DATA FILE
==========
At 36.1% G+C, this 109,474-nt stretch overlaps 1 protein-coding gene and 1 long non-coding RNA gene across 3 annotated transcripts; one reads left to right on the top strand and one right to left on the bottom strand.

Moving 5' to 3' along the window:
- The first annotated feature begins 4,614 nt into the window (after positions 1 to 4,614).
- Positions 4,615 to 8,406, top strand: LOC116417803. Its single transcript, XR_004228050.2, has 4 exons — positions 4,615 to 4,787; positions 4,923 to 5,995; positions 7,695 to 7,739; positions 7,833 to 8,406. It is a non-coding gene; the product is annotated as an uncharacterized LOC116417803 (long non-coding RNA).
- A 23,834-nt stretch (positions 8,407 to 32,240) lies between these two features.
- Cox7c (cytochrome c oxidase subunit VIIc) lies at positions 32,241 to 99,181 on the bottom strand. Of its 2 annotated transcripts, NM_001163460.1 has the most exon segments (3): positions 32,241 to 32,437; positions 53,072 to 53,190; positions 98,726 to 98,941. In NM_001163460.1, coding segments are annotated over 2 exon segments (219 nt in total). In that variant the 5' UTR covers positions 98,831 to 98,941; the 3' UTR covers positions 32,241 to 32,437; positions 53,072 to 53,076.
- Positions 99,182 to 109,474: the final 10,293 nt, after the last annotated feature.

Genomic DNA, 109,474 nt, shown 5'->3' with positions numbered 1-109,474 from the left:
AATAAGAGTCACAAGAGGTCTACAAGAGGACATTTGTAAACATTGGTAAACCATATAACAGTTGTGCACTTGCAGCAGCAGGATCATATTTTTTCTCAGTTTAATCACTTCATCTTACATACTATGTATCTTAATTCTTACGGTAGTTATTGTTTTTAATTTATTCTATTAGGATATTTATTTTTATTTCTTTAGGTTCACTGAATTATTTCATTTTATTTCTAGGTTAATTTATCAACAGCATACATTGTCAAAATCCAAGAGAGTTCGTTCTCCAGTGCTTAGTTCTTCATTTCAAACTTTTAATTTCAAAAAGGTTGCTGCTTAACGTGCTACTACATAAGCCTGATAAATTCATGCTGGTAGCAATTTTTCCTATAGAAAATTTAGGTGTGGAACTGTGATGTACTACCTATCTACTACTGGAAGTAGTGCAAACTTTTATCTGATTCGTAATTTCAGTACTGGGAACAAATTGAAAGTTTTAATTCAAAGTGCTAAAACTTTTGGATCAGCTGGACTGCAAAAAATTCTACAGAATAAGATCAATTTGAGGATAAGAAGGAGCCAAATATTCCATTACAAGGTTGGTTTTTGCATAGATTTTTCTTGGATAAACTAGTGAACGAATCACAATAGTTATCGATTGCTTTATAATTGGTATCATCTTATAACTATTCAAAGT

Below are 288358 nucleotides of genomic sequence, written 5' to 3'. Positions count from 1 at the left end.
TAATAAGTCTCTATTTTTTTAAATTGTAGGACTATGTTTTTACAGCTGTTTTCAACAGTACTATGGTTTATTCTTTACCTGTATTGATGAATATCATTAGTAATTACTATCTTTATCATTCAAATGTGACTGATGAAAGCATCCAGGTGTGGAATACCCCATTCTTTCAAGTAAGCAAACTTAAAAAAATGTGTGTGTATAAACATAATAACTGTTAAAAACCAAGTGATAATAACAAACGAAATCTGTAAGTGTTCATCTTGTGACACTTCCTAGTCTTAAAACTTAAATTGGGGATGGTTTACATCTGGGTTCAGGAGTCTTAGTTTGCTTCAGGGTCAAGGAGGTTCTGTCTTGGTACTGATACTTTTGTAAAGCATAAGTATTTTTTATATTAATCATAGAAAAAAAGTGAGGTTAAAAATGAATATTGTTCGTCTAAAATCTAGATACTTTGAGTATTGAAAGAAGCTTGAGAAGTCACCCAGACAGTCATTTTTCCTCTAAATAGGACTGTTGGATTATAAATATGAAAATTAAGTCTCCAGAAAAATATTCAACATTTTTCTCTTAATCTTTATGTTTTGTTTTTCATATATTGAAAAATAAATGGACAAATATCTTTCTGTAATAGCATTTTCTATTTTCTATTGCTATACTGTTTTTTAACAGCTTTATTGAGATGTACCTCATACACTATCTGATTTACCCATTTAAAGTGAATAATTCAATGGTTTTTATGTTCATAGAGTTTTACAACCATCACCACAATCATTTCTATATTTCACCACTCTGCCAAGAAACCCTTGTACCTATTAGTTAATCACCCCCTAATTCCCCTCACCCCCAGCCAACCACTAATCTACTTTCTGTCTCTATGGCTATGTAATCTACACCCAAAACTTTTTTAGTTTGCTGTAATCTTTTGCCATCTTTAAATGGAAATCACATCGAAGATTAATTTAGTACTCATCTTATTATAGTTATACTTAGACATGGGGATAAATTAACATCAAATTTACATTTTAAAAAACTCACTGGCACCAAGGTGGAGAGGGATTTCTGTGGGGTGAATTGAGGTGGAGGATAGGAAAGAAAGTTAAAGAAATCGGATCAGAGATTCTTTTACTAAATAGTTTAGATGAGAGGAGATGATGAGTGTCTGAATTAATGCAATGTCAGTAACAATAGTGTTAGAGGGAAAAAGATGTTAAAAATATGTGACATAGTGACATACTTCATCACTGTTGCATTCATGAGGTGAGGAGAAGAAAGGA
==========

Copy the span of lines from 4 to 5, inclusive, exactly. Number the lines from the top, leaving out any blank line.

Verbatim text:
- Positions 4,615 to 8,406, top strand: LOC116417803. Its single transcript, XR_004228050.2, has 4 exons — positions 4,615 to 4,787; positions 4,923 to 5,995; positions 7,695 to 7,739; positions 7,833 to 8,406. It is a non-coding gene; the product is annotated as an uncharacterized LOC116417803 (long non-coding RNA).
- A 23,834-nt stretch (positions 8,407 to 32,240) lies between these two features.